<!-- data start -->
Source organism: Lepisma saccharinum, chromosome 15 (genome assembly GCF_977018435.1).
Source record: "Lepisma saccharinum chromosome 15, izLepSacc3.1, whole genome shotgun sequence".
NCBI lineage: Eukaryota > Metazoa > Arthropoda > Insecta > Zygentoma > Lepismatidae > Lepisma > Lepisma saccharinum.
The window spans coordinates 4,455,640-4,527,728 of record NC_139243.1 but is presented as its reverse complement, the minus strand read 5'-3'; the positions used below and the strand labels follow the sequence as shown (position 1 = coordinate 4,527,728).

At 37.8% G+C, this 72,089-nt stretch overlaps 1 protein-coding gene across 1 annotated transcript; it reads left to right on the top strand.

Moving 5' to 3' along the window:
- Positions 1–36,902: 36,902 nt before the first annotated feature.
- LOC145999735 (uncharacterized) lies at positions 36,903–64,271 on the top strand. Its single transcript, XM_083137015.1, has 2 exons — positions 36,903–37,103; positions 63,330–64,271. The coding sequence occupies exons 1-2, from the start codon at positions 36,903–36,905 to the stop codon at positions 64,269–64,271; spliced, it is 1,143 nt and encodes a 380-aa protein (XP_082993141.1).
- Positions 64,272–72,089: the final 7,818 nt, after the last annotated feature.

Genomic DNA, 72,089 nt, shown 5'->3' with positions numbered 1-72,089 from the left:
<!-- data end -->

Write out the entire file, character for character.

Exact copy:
Source organism: Lepisma saccharinum, chromosome 15 (genome assembly GCF_977018435.1).
Source record: "Lepisma saccharinum chromosome 15, izLepSacc3.1, whole genome shotgun sequence".
NCBI lineage: Eukaryota > Metazoa > Arthropoda > Insecta > Zygentoma > Lepismatidae > Lepisma > Lepisma saccharinum.
The window spans coordinates 4,455,640-4,527,728 of record NC_139243.1 but is presented as its reverse complement, the minus strand read 5'-3'; the positions used below and the strand labels follow the sequence as shown (position 1 = coordinate 4,527,728).

At 37.8% G+C, this 72,089-nt stretch overlaps 1 protein-coding gene across 1 annotated transcript; it reads left to right on the top strand.

Moving 5' to 3' along the window:
- Positions 1–36,902: 36,902 nt before the first annotated feature.
- LOC145999735 (uncharacterized) lies at positions 36,903–64,271 on the top strand. Its single transcript, XM_083137015.1, has 2 exons — positions 36,903–37,103; positions 63,330–64,271. The coding sequence occupies exons 1-2, from the start codon at positions 36,903–36,905 to the stop codon at positions 64,269–64,271; spliced, it is 1,143 nt and encodes a 380-aa protein (XP_082993141.1).
- Positions 64,272–72,089: the final 7,818 nt, after the last annotated feature.

Genomic DNA, 72,089 nt, shown 5'->3' with positions numbered 1-72,089 from the left: